Some more tips on shopping the market on a budget courtesy of Food52

Stretch Your Dollar With Animal Protein.

If you still believe that you must eat meat with every meal, you are doing a disservice to your budget and your health but if you must then be smart about it. Eat less and learn how to make it last through the week. One chicken breast can be three chicken salad sandwiches if you add lots of herbs, potato, celery, red onion, carrots and lettuces. Make ragus, soups and stews because you can use more grains and veggies to stretch the dish and favorites like shepherd’s pie and casseroles are perfect budget-friendly meals.

Also, if you are on a budget (or not) never throw away your bones! Make stock to make more meals (soups, pilafs and beans). Less waste + more mindfulness = a little extra for a rainy day.




Life is so fun and I urge anyone who has a dream, big or small, to just go after it without hesitation and without fear. Just know what you want and take a step forward because that alone will catapult you closer to your dream and into a whole new experience.

As you know, my goal with Farmer’s Market Groupie is to set higher standards for how you eat and make healthy living delicious so you are inspired to get cooking. Creating classes and community events that motivate you is key but getting this off the ground posed some financial challenges; a space equipped with a great kitchen, all of the necessary equipment and room for my students to engage is costly, especially if at first no one comes, which is a realistic concern. New ventures take time to build momentum and I had to be smart about this. I knew what I wanted though: a great space with a built in audience where I could refine my technique and point of view in a beautiful farmer’s market accessible location for my clients. I put it out there…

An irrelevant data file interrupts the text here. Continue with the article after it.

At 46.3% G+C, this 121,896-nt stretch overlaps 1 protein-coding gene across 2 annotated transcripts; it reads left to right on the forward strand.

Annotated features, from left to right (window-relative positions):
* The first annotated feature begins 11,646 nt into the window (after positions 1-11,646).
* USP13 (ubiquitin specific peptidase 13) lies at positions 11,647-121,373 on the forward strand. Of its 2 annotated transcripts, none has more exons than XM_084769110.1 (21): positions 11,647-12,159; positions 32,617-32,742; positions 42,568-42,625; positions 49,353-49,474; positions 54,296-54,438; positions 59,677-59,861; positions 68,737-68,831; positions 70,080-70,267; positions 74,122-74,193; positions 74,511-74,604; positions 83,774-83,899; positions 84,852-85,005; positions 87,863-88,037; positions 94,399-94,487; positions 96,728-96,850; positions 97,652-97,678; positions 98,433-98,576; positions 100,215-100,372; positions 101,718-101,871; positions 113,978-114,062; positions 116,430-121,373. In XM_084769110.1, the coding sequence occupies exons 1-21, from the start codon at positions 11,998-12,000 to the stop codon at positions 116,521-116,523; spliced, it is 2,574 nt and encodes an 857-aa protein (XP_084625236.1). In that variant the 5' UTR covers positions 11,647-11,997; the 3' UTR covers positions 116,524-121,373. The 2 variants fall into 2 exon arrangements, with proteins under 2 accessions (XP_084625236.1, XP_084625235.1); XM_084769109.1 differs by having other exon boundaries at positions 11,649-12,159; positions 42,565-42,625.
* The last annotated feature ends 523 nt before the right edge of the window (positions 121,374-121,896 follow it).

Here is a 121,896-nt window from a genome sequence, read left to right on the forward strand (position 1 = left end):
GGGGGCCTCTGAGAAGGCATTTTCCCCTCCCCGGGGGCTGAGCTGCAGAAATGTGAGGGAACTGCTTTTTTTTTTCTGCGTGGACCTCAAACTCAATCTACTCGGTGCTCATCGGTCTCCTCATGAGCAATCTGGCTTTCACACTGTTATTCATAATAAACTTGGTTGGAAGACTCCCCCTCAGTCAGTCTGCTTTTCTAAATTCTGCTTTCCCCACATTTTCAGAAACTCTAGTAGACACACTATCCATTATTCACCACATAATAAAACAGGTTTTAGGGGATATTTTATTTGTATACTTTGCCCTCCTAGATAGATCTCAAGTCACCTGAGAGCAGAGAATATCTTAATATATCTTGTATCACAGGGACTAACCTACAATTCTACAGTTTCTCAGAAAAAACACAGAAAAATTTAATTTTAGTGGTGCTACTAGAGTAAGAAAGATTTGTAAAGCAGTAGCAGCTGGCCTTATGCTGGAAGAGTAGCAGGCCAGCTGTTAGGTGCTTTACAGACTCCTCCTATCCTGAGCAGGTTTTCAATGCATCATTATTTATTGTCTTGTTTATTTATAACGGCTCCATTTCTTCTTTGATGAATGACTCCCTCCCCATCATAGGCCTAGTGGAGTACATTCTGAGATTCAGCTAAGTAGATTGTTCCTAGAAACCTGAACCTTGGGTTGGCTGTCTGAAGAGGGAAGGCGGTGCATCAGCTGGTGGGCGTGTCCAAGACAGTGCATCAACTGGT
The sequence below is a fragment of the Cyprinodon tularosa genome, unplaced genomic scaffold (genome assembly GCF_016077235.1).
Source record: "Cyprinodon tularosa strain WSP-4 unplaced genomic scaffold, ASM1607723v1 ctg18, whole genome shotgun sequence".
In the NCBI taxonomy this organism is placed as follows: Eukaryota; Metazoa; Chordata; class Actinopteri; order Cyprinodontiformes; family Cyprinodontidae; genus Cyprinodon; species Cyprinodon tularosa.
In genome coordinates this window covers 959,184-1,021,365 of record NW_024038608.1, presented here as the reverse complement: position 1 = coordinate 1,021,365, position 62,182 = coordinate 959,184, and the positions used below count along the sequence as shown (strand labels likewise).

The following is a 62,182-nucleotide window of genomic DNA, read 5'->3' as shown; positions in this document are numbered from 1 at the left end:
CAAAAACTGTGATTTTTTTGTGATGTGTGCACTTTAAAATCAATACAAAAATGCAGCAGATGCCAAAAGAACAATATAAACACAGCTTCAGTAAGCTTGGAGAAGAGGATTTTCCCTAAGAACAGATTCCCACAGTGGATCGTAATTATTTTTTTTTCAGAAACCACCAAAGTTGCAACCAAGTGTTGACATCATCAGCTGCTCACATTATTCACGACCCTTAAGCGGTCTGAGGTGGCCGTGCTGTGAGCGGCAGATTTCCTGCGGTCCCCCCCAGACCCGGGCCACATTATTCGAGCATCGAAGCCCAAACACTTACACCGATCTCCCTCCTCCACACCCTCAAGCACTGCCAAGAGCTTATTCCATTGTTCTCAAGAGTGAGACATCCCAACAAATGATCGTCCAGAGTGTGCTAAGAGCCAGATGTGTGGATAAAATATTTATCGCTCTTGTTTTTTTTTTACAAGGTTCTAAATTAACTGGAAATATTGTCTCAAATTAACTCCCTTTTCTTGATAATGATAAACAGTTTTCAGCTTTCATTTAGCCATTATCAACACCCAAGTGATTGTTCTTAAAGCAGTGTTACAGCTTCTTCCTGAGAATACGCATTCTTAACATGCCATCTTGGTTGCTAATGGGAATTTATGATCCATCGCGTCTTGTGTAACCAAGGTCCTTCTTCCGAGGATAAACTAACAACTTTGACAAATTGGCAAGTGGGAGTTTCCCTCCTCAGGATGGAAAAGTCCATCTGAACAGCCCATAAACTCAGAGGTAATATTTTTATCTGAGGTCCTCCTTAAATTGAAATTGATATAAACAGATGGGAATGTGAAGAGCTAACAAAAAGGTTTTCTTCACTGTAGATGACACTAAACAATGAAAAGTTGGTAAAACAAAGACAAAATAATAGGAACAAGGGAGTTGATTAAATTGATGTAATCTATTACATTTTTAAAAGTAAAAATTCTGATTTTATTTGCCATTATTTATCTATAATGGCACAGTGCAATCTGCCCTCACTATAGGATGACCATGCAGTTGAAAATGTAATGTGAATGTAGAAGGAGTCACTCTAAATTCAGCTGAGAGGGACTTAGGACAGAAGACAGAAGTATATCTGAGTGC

Continue Reading »


I know it was Cherry Festival at Murray Family Farms but honestly, it was the blueberries, blackberries, apriums and pluots that were out of control. There was such abundance of fruit in all shapes and colors that my appreciation was overflowing for the soil in which this fruit grows, the sun and water that nurture the process and the farmers that harvest all the fruit. I definitely cried happy tears. The trees were singing and the berries were smiling in all their plumpness. It was damn cool!

There are a few reasons I created Road Trip Series” First, I want to motivate people to engage  one-on-one and get off their phones and computers to enjoy a new fun experience. I figure if I pick you up and drive, it’s the incentive you need to get you to come out and do something you always say you want to do but never do. Lastly, I created these events because of my desire to introduce you to your community and to your farmers and the people that harvest your food. I believe learning comes easily when having an adventure and the way in which we learn when out and about is much different than having me stand there while you sit there and I tell you how to live your best life. Instead, I know that once your endorphins are running high and the sun is shining on your pretty and handsome faces that you will readily embrace the unknown and begin your new journey toward your healthy lifestyle goals. Do you agree?